It warped your brain or broke it. Something about the reverence with which everyone treated the Guru. He told them how to think and they obeyed, treating his words as scripture. All ashrams have their own culture and theology. He focused on it so intensely, though, that there was something unnerving about it. When there are no distractions? No one to affirm your existence, stroke your ego, favorite your Instagram? Who are you when you can no longer hide from the loneliness, the fear, the pain and the insecurity?
What happens when you let your old self go? You go bat-shit crazy. In other ways, the mouthy, sarcastic, East Coast cynic in me flies in the face of all they believe in — not to mention that their hippiecrite rhetoric and magical thinking usually drive me nuts.
All of our conveniences have robbed us of the ability to ever sustain an existence in alignment with the natural order of things. The grass we mowed became mulch for the garden. The weeds I pulled out of the garden got tossed at the base of the banana trees. After six months, the poo composted into MANure for the fruit trees. Showers were short, and dishes were done the way you would on a boat, sparing every drop.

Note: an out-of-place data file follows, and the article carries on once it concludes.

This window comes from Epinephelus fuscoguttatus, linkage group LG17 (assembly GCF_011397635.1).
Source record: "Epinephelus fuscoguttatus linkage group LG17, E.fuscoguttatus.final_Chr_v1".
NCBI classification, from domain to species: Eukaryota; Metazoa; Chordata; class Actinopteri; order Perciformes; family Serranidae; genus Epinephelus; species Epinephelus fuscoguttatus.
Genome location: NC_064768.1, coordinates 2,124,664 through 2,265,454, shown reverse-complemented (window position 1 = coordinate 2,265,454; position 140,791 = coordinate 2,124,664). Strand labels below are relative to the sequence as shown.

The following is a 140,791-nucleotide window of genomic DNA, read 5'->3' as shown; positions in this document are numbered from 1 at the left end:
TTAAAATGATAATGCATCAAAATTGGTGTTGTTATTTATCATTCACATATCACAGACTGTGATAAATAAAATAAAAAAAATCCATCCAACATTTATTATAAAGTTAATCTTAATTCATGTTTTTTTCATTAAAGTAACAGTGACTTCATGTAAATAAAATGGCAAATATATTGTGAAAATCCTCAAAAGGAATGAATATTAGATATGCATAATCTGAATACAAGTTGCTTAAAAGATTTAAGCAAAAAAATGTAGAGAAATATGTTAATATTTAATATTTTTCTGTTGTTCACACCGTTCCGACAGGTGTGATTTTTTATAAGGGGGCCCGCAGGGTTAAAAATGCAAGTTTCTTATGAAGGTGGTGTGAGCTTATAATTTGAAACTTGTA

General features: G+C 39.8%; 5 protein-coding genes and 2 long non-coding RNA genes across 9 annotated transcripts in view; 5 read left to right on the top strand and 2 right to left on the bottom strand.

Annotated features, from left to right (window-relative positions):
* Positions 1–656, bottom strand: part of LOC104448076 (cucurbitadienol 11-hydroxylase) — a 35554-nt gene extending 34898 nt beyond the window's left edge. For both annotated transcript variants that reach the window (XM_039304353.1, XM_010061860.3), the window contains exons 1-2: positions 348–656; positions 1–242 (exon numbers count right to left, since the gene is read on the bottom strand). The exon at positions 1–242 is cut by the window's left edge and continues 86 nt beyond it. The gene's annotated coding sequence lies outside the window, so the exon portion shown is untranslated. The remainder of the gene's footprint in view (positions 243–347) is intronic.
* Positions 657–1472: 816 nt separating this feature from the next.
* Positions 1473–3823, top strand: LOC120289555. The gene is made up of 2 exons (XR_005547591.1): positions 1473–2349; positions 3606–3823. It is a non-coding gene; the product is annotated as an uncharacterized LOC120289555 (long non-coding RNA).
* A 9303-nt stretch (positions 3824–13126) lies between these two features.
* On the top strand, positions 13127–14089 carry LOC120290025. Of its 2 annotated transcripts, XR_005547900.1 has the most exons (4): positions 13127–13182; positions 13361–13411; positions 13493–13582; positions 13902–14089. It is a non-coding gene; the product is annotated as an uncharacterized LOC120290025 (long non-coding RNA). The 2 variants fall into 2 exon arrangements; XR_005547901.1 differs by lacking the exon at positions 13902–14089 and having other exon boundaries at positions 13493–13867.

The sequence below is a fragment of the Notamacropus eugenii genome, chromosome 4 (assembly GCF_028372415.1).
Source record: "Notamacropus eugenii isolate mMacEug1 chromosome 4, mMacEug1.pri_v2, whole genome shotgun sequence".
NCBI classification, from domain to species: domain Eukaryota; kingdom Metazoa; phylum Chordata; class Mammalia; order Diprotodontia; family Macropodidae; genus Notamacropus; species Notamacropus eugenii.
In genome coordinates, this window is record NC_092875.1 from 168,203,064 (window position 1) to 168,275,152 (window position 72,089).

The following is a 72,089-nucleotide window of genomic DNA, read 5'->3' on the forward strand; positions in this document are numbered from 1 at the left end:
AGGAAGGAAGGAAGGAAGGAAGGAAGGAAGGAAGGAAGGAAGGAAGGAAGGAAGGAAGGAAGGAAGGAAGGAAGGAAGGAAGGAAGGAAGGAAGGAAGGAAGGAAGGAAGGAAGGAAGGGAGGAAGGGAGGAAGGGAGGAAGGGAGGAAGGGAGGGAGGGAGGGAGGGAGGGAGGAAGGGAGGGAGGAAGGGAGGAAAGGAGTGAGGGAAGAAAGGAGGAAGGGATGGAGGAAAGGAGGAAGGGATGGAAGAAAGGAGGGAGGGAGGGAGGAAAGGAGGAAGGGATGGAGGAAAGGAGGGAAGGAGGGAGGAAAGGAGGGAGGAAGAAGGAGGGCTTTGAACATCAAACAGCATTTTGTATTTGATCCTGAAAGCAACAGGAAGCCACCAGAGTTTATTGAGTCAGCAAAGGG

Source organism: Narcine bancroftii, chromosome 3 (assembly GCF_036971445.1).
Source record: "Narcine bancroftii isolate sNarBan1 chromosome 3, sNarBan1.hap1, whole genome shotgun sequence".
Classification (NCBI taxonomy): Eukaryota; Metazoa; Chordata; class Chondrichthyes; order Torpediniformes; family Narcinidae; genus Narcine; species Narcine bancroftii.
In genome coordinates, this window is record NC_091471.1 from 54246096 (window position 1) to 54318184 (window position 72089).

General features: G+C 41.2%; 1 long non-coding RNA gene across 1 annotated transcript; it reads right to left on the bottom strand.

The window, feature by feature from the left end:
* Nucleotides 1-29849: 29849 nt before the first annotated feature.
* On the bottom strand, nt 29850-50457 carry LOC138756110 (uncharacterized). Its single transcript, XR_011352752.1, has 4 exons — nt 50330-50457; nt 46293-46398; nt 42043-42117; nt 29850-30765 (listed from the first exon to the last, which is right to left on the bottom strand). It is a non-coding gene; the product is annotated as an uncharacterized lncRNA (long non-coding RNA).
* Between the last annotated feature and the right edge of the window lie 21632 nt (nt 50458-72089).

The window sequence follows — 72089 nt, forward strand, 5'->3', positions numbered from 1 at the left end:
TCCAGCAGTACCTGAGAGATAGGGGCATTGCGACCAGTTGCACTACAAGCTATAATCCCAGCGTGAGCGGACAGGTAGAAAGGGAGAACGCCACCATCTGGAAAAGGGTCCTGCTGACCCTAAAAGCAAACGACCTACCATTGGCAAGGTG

I got in touch with my love of farming — a love I never knew I even had. Ashrams are designed specifically to remove all the hundreds of thing we use to escape the inevitable encounter with our Self. We drink away our pain. We bury ourselves in work, television, porn, Facebook or a million other distractions so easily at our fingertips. We go on weekend retreats and expect the effects of those two days to counteract years upon years of social conditioning.